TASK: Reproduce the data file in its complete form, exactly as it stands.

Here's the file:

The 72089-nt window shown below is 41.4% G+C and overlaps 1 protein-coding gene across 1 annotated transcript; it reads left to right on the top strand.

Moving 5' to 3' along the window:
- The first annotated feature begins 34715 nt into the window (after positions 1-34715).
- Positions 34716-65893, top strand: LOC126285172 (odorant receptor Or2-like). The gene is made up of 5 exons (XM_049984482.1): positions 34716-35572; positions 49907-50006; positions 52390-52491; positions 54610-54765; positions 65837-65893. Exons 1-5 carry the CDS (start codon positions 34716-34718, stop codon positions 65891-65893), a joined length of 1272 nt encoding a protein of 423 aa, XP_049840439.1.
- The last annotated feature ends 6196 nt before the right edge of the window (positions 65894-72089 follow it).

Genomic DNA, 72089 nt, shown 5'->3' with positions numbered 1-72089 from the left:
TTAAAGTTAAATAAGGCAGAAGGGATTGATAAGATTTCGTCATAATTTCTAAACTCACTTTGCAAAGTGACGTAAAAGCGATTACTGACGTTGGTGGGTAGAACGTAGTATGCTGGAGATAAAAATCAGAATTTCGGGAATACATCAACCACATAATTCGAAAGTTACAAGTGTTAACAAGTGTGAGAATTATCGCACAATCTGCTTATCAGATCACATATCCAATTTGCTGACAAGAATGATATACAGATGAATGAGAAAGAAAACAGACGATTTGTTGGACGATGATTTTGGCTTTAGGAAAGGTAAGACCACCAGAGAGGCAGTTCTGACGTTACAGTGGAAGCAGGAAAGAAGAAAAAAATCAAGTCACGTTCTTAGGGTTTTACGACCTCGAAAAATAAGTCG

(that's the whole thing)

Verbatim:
The 72089-nt window shown below is 41.4% G+C and overlaps 1 protein-coding gene across 1 annotated transcript; it reads left to right on the top strand.

Moving 5' to 3' along the window:
- The first annotated feature begins 34715 nt into the window (after positions 1-34715).
- Positions 34716-65893, top strand: LOC126285172 (odorant receptor Or2-like). The gene is made up of 5 exons (XM_049984482.1): positions 34716-35572; positions 49907-50006; positions 52390-52491; positions 54610-54765; positions 65837-65893. Exons 1-5 carry the CDS (start codon positions 34716-34718, stop codon positions 65891-65893), a joined length of 1272 nt encoding a protein of 423 aa, XP_049840439.1.
- The last annotated feature ends 6196 nt before the right edge of the window (positions 65894-72089 follow it).

Genomic DNA, 72089 nt, shown 5'->3' with positions numbered 1-72089 from the left:
TTAAAGTTAAATAAGGCAGAAGGGATTGATAAGATTTCGTCATAATTTCTAAACTCACTTTGCAAAGTGACGTAAAAGCGATTACTGACGTTGGTGGGTAGAACGTAGTATGCTGGAGATAAAAATCAGAATTTCGGGAATACATCAACCACATAATTCGAAAGTTACAAGTGTTAACAAGTGTGAGAATTATCGCACAATCTGCTTATCAGATCACATATCCAATTTGCTGACAAGAATGATATACAGATGAATGAGAAAGAAAACAGACGATTTGTTGGACGATGATTTTGGCTTTAGGAAAGGTAAGACCACCAGAGAGGCAGTTCTGACGTTACAGTGGAAGCAGGAAAGAAGAAAAAAATCAAGTCACGTTCTTAGGGTTTTACGACCTCGAAAAATAAGTCG